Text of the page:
This is, in a sense, a sequel to Sacco's brilliant Safe Area Goražde, but following just one person, Neven, a Sarajevo Serb, a former fighter on the Bosnian side in the war who Sacco got to know as his "fixer" when he first visited Sarajevo just after the war ended in 1995. (I first went there myself in early 1997, and the city of Sacco's book is definitely the one I knew.)
Anyone who has worked in that sort of environment knows the essential nature of the fixer. Sacco captures it well: but it's not just about Neven's murky past and dubious present, it's also about the dodgy wartime goings on between the "legitimate" government and its bully-boys (and one of the personalities featured in the book was in the news again recently, having apparently committed suicide earlier this month) and the inevitable resulting questions about who is right and who is wrong; and it's also about the effect that Sacco's observation has, not only on the people and situations he is observing, but on Sacco himself.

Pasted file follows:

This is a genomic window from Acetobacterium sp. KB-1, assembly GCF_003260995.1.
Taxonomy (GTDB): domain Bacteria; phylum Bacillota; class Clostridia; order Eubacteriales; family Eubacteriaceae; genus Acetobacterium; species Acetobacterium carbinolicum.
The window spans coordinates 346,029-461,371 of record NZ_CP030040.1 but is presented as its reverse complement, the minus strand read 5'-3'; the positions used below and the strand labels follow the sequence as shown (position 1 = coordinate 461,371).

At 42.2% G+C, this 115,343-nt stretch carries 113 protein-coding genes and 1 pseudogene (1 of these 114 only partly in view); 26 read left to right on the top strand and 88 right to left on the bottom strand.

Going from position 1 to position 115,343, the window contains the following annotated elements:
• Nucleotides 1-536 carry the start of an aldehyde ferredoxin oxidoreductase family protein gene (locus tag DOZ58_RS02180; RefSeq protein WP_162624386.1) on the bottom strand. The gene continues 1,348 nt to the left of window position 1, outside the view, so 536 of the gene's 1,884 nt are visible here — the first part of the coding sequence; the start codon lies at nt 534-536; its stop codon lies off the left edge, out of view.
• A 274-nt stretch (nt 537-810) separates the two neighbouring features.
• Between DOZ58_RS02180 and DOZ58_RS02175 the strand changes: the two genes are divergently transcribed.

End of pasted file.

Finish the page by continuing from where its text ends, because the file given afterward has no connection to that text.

If there is a weakness in the book, it is perhaps that the casual reader might take Neven's experiences as in some way typical of the Bosnian (or any) war. Neven is a somewhat unusual character. But then again, we are all of us unusual characters, and perhaps Sacco is right to just take a single personality and follow him through the conflict, in his own words and as others reported him. Anyway, well worth reading.